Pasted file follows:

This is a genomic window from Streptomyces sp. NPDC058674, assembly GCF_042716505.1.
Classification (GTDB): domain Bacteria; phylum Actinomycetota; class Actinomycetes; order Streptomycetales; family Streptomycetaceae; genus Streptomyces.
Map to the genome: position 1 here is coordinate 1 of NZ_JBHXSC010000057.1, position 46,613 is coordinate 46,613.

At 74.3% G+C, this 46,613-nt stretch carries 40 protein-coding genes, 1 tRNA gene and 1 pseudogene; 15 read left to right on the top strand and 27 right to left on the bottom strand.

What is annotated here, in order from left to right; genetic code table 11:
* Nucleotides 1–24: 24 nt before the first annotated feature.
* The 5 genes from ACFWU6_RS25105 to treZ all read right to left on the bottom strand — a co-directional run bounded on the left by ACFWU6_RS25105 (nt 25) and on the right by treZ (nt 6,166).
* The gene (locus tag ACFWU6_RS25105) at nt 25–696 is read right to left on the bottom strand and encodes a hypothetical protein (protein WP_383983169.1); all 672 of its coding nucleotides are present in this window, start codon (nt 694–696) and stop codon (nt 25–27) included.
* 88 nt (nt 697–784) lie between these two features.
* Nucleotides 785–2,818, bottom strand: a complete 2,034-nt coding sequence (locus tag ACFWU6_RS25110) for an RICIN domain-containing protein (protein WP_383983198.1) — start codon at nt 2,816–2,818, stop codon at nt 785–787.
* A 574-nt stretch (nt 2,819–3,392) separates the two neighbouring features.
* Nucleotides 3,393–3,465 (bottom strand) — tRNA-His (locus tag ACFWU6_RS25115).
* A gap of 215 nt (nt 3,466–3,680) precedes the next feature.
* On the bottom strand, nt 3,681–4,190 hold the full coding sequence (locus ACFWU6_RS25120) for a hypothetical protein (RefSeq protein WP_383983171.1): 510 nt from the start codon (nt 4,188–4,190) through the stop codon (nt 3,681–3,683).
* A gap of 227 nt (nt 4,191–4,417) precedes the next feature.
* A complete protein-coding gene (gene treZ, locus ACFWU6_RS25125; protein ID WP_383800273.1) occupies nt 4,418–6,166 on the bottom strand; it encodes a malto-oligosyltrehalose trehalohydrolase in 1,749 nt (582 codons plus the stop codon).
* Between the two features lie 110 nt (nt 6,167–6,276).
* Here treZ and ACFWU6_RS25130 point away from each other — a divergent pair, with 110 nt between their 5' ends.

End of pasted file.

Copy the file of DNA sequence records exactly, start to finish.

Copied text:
This is a genomic window from Streptomyces sp. NPDC058674, assembly GCF_042716505.1.
Classification (GTDB): domain Bacteria; phylum Actinomycetota; class Actinomycetes; order Streptomycetales; family Streptomycetaceae; genus Streptomyces.
Map to the genome: position 1 here is coordinate 1 of NZ_JBHXSC010000057.1, position 46,613 is coordinate 46,613.

At 74.3% G+C, this 46,613-nt stretch carries 40 protein-coding genes, 1 tRNA gene and 1 pseudogene; 15 read left to right on the top strand and 27 right to left on the bottom strand.

What is annotated here, in order from left to right; genetic code table 11:
* Nucleotides 1–24: 24 nt before the first annotated feature.
* The 5 genes from ACFWU6_RS25105 to treZ all read right to left on the bottom strand — a co-directional run bounded on the left by ACFWU6_RS25105 (nt 25) and on the right by treZ (nt 6,166).
* The gene (locus tag ACFWU6_RS25105) at nt 25–696 is read right to left on the bottom strand and encodes a hypothetical protein (protein WP_383983169.1); all 672 of its coding nucleotides are present in this window, start codon (nt 694–696) and stop codon (nt 25–27) included.
* 88 nt (nt 697–784) lie between these two features.
* Nucleotides 785–2,818, bottom strand: a complete 2,034-nt coding sequence (locus tag ACFWU6_RS25110) for an RICIN domain-containing protein (protein WP_383983198.1) — start codon at nt 2,816–2,818, stop codon at nt 785–787.
* A 574-nt stretch (nt 2,819–3,392) separates the two neighbouring features.
* Nucleotides 3,393–3,465 (bottom strand) — tRNA-His (locus tag ACFWU6_RS25115).
* A gap of 215 nt (nt 3,466–3,680) precedes the next feature.
* On the bottom strand, nt 3,681–4,190 hold the full coding sequence (locus ACFWU6_RS25120) for a hypothetical protein (RefSeq protein WP_383983171.1): 510 nt from the start codon (nt 4,188–4,190) through the stop codon (nt 3,681–3,683).
* A gap of 227 nt (nt 4,191–4,417) precedes the next feature.
* A complete protein-coding gene (gene treZ, locus ACFWU6_RS25125; protein ID WP_383800273.1) occupies nt 4,418–6,166 on the bottom strand; it encodes a malto-oligosyltrehalose trehalohydrolase in 1,749 nt (582 codons plus the stop codon).
* Between the two features lie 110 nt (nt 6,167–6,276).
* Here treZ and ACFWU6_RS25130 point away from each other — a divergent pair, with 110 nt between their 5' ends.